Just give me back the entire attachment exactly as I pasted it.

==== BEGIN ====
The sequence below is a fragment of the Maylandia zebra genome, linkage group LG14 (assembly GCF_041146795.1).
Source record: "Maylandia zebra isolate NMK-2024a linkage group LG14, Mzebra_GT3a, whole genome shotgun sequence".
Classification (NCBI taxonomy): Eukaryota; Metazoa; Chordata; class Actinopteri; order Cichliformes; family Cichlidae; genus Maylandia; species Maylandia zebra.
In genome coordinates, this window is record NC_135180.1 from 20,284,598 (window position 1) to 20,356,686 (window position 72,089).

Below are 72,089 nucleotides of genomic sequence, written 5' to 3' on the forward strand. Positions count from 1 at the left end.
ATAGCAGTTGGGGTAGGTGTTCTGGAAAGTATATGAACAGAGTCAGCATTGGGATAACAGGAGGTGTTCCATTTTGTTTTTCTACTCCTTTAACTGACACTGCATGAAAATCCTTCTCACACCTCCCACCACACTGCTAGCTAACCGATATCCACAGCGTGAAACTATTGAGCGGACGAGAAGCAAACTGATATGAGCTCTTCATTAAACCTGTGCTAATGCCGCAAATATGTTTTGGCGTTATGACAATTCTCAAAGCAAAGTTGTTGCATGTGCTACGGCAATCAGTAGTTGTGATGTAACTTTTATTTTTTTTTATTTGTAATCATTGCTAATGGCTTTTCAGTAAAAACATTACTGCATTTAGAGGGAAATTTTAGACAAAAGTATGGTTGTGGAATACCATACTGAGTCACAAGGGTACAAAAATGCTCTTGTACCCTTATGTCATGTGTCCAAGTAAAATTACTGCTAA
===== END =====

The sequence below is a fragment of the Maylandia zebra genome, linkage group LG14 (assembly GCF_041146795.1).
Source record: "Maylandia zebra isolate NMK-2024a linkage group LG14, Mzebra_GT3a, whole genome shotgun sequence".
Classification (NCBI taxonomy): Eukaryota; Metazoa; Chordata; class Actinopteri; order Cichliformes; family Cichlidae; genus Maylandia; species Maylandia zebra.
In genome coordinates, this window is record NC_135180.1 from 20,284,598 (window position 1) to 20,356,686 (window position 72,089).

Below are 72,089 nucleotides of genomic sequence, written 5' to 3' on the forward strand. Positions count from 1 at the left end.
ATAGCAGTTGGGGTAGGTGTTCTGGAAAGTATATGAACAGAGTCAGCATTGGGATAACAGGAGGTGTTCCATTTTGTTTTTCTACTCCTTTAACTGACACTGCATGAAAATCCTTCTCACACCTCCCACCACACTGCTAGCTAACCGATATCCACAGCGTGAAACTATTGAGCGGACGAGAAGCAAACTGATATGAGCTCTTCATTAAACCTGTGCTAATGCCGCAAATATGTTTTGGCGTTATGACAATTCTCAAAGCAAAGTTGTTGCATGTGCTACGGCAATCAGTAGTTGTGATGTAACTTTTATTTTTTTTTATTTGTAATCATTGCTAATGGCTTTTCAGTAAAAACATTACTGCATTTAGAGGGAAATTTTAGACAAAAGTATGGTTGTGGAATACCATACTGAGTCACAAGGGTACAAAAATGCTCTTGTACCCTTATGTCATGTGTCCAAGTAAAATTACTGCTAA